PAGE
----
“I don’t need boner pills,” he told Nerdist with a laugh. “Let’s just get that out right now.”
Crackle’s Emmy-nominated original stop motion-animated comedy series from Stoopid Buddy Stoodios returns for a second season full of dysfunctional superhero antics following the heroic misadventures of Rex’s well-intentioned group of imperfect superheroes. Along with the members of the League of Freedom, Rex will battle public backlash while a computer hack threatens to reveal some of their worst secrets. Starting off in a hole, the League does what they always do: get to digging. Throughout the new season, the heroes confront villains, invaders and even themselves as they attempt to become trusted champions of Storm City and humanity itself.
“I’ve never been a comic guy,” Cranston said when asked why he wanted to do a stop motion superhero comedy series. “The more you humanize superhero characters, the more they’re relatable. The more they have a vulnerable point, whether it’s emotionally or their superpower or whatever, we relate the loss of a superpower to our emotions. ‘I’m losing control. I’m losing my power, my own personal power.’ It’s fun to walk through that. If it didn’t have an interesting story, I wouldn’t be sitting here. But the idea of a household full of superheroes who are perhaps past their prime and trying to hold on to what’s left of their dignity or their abilities, that appeals to me. Superheroes shopping, doing household chores, this is a really good idea.”
In fact, Cranston was able to relate to Rex’s problem, but in an inverse way. His career has only gotten more relevant with age, which is the exact opposite of Rex.
“Our business is a little different [than superheroes],” he said. “And I’ll say for men too. It’s different for men. There’s more opportunities for men. There really is. I’m certainly the recipient of that good fortune and I’m appreciative of it. Had it never happened, I’d still be a working actor and be fine and not know what you’d miss. I don’t think life or this business owes me anything. You reap what you sow. If you work hard you have a better chance of producing something that you’re proud of. If you don’t, you won’t.”
Cranston’s most well-known role was ruthless meth kingpin Walter White, but he’s been able to have fun choosing projects like SuperMansion in life post-Breaking Bad.
“That’s a nice difficult position to be in,” he said. “The bar was raised with the quality of writing on that show and you want to see if you can match that anywhere you go, and I do. I want to make sure that what I do has a specific purpose and not just throwing a dart at something [to] keep busy. This is an example of just that. Good storytelling doesn’t have to be in the form of the classics. It doesn’t have to be revered by everybody. In fact, to me, the best storytelling is not universally loved by every single person. You water down the efficacy of the work itself. It doesn’t always rise.”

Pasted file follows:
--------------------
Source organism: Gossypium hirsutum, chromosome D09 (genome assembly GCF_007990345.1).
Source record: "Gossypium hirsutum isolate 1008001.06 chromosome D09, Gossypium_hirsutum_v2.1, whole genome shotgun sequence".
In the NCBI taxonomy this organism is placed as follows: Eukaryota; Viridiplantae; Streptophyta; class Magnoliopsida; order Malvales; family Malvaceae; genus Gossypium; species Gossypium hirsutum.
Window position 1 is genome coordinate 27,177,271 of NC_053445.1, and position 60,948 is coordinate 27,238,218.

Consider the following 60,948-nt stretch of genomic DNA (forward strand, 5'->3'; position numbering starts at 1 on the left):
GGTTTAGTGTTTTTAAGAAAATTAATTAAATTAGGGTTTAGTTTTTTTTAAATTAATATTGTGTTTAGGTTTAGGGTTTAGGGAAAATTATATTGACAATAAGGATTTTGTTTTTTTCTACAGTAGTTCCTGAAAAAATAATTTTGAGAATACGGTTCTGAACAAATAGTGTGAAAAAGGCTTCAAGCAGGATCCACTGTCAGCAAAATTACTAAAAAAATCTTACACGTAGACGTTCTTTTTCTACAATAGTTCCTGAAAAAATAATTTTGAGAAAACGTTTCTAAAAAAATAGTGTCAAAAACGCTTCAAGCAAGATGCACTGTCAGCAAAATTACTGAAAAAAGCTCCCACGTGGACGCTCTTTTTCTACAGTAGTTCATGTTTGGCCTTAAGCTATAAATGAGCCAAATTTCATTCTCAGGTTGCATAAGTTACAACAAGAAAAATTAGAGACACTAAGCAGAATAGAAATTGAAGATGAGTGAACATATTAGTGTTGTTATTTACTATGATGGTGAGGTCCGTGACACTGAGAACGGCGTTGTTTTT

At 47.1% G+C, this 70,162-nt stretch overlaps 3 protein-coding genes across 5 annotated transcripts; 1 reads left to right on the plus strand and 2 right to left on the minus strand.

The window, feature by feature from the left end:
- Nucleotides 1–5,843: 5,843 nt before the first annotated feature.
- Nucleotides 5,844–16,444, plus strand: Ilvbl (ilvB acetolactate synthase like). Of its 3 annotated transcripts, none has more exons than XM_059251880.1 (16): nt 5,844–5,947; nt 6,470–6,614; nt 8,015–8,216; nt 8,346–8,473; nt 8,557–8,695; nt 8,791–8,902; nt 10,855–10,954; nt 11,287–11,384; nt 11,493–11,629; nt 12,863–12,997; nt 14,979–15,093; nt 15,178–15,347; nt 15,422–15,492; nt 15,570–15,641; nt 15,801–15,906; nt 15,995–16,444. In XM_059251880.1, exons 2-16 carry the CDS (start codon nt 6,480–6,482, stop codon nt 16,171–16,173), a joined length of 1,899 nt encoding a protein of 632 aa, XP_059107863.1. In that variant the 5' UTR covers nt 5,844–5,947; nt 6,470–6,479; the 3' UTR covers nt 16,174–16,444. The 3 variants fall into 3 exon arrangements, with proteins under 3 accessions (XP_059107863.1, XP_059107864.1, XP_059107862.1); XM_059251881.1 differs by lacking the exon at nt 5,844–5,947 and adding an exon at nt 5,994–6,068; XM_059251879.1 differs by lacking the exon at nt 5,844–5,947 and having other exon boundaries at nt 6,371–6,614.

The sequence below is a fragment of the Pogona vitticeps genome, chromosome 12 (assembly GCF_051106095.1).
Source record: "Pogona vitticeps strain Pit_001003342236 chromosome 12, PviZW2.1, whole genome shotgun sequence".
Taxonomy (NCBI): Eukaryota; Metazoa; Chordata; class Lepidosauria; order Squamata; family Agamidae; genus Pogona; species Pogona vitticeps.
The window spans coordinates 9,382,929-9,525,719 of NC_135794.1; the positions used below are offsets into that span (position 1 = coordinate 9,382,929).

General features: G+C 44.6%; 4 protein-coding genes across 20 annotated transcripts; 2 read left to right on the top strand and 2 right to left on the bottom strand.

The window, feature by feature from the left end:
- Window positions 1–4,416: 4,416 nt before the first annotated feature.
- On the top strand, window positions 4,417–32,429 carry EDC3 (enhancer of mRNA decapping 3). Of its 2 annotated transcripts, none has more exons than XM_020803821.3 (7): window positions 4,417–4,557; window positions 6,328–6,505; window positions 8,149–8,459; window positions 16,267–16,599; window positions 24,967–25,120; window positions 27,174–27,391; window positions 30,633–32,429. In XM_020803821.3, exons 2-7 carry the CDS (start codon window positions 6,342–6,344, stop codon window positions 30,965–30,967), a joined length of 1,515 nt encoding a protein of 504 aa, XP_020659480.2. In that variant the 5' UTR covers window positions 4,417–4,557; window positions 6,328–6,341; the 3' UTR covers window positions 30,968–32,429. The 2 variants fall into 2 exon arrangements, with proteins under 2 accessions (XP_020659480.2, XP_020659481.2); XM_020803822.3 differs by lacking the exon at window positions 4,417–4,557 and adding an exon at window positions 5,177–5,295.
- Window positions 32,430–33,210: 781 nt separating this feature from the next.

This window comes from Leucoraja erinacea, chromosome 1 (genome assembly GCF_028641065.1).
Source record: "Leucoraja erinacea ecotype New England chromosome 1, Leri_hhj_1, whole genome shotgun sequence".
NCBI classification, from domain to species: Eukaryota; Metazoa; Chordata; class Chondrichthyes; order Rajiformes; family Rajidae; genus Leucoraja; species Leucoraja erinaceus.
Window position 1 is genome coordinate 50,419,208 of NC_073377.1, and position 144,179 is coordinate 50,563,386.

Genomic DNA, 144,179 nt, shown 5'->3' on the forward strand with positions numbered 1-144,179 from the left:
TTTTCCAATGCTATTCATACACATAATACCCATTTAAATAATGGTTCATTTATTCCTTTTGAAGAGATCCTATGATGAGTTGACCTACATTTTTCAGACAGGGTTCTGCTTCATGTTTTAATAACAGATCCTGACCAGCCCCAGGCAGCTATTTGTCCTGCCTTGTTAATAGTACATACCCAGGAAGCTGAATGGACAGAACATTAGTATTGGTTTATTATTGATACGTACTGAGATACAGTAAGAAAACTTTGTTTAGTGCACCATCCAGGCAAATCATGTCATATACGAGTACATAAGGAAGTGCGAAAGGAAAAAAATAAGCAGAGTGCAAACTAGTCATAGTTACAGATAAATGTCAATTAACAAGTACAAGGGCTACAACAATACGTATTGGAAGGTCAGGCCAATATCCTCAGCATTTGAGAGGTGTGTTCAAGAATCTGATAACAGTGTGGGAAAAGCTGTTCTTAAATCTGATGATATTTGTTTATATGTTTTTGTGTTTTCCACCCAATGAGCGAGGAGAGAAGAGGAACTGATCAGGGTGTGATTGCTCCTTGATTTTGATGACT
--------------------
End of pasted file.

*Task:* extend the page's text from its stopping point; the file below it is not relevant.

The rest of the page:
He paused, then continued: “This show works because of the hard work put in and because it’s relatable to people. That’s good storytelling. If it didn’t go well financially, if it wasn’t a hit for Crackle or Adult Swim, I wouldn’t be any less proud of it. Argo was a film that had a good story to it, and I had a great character. Very heroic. Could I have predicted its success or win the Oscar? No. You just look for well-written material and trust your instincts and hope for the best.”
An exciting new addition coming to SuperMansion season two is Community alum Yvette Nicole Brown as Portia Jones/Zenith.
“Portia is a talk show host,” Brown told Nerdist. “She’s got a bit of Oprah in her. She’s inspirational. And back in the day, she was a part of the League. She had a fight with Rex and left and she’s needed again. She has to decide if she wants to come out of retirement and join up with the League again. She’s tough and otherworldly and there’s this duality to her.”
Brown has racked up quite the nerd cred over the years, but how did she get involved with SuperMansion?
“I don’t have the ego or the confidence to ever reach out to a show that I love,” she said. “I just watch as a fan. Their casting director called to let me know that there was this great role coming up and I auditioned and to my surprise got it. I did like nine episodes in two days. I was like, ‘Let’s do it.’ And it was the two days before Comic-Con, where I was moderating five panels. It was a tight week for sure but it was fun. The timing was a big challenge.”
New episodes of SuperMansion season two will be released weekly on Crackle. What are you most excited to see from SuperMansion season two? Tweet me at @SydneyBucksbaum!